“…in the last couple of years we’ve seen drastic reductions in suspensions, other disciplinary actions, and incidents of disrespect. These improvements have everything to do with relationships…”

David Sparrow, Director of Behavioral Health, Building 21 Philadelphia

Earlier this month, David Sparrow and Building 21’s TriChange Model were featured on the Philadelphia Learning Collaborative blog. This final piece captures part III of our TriChange series.

This excerpt highlights preliminary outcomes to date and provides recommendations for schools thinking about this approach. While this model is young, Building 21 has positive outcomes and recommendations to share. This excerpt is reposted with permission from the Philadelphia Learning Collaborative.

Outcomes.

“During the first year, things continued to be pretty chaotic,” Sparrow says, including significant numbers of suspensions. “But in the last couple of years we’ve seen drastic reductions in suspensions, other disciplinary actions, and incidents of disrespect.” Further, attendance is at an all-time high and the graduation rate for 2018-19 reached 88%, significantly higher than that for similar high schools in PA (71%), and for the school district (69%, for both district and alternative high schools).

“These improvements,” Sparrow believes, “have everything to do with relationships and with our school community buying into the Tri-Change Model and the culture it promotes. We’ve invested in staff training and hired more support staff, and the culture of our building has changed significantly for the better.”

Recommendations. Sparrow offers several recommendations for other schools interested in implementing integrated approaches to restorative practices, trauma-informed care, and cultural competence.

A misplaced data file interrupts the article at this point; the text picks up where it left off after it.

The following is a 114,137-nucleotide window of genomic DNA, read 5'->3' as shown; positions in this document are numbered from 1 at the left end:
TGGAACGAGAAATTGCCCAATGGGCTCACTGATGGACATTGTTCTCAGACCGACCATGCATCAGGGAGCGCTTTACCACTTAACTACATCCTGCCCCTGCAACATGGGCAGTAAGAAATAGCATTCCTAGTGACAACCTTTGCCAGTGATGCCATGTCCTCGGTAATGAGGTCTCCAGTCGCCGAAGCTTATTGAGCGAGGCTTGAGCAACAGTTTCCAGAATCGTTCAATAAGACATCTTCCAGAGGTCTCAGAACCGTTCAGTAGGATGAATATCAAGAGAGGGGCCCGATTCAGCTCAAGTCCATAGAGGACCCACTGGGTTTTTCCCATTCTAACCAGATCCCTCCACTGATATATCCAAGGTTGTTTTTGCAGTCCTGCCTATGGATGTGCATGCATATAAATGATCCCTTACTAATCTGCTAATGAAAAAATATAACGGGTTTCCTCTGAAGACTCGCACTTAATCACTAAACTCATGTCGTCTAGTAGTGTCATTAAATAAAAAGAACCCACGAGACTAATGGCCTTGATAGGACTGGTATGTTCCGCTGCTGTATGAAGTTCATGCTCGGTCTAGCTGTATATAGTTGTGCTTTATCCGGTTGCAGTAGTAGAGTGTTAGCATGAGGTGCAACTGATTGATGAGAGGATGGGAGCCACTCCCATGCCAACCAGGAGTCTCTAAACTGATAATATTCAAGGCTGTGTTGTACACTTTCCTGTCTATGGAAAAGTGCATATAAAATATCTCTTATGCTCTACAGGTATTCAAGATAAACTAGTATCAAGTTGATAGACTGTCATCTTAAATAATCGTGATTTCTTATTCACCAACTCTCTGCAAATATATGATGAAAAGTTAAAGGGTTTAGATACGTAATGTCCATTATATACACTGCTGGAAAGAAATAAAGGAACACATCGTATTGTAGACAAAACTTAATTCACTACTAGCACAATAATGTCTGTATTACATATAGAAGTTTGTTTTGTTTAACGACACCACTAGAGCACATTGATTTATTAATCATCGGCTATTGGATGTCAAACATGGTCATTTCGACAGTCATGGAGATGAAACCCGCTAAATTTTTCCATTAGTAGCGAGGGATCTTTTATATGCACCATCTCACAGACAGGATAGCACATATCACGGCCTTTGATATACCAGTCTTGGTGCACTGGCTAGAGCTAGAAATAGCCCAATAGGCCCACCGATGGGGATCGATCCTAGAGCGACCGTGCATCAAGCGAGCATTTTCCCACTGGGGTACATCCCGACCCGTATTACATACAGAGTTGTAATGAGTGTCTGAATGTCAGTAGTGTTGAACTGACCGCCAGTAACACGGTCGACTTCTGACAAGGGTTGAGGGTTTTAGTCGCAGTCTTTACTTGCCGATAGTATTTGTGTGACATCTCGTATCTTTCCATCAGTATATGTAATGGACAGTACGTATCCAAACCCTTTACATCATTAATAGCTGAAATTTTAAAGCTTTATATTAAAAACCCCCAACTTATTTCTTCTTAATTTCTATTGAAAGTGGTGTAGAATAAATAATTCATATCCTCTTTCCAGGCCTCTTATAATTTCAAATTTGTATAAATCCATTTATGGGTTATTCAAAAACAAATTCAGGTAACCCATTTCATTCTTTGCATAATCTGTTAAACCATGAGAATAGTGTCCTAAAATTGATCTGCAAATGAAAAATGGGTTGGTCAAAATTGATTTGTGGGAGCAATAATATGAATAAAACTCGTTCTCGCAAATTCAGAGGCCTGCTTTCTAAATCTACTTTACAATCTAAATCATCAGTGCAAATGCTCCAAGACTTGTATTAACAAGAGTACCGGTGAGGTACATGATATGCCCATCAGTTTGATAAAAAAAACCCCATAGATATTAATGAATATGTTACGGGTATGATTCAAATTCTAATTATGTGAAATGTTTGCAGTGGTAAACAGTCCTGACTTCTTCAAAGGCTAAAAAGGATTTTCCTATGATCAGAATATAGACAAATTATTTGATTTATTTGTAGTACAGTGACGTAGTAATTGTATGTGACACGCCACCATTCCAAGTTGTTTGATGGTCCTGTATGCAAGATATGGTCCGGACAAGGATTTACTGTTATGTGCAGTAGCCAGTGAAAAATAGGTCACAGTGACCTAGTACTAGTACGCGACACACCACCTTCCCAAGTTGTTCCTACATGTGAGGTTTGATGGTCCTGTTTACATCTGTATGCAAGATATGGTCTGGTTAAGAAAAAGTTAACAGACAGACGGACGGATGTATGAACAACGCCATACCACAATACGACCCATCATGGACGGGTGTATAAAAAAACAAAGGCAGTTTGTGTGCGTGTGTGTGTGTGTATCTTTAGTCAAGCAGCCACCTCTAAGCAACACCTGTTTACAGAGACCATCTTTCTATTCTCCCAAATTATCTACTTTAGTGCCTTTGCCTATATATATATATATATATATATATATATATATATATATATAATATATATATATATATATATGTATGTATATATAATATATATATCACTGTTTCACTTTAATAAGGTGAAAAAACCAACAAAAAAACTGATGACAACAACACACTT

• Investment from leadership is key.  The primary reason this work has been so successful at B21 is that senior leaders have bought into it and invested in training, new staff, and overall support for implementation. If leaders are not invested, it’s not going to work.

  • Designate a point person to lead the effort. Identify an individual with experience in restorative approaches and provide them with in-depth training (e.g., IIRC or other resources). Then, invest in a team of people and give them the authority to implement the model, taking into account the needs of faculty and administrators.

  • Ensure that school leaders model restorative approaches. Restorative approaches are not just focused on students but also extend to the ways that members of the school community interact with one another. As leaders begin to practice these techniques with staff, everyone in the school community can begin to see and understand the benefits.

  • Hold yourself accountable. Schools committed to this work must eventually ask themselves, what do we look for to determine if we’re truly being restorative, trauma-informed, and culturally competent? What do we need to do differently? Answering these questions will involve rigorous self-analysis, including reconsideration of policies, protocols, programs, and daily practices.

The real key to success, Sparrow says, is building relationships across the school community. “If a student knows they’re cared about, then it makes all the difference. Reach the person first, and then you can teach him or her anything.”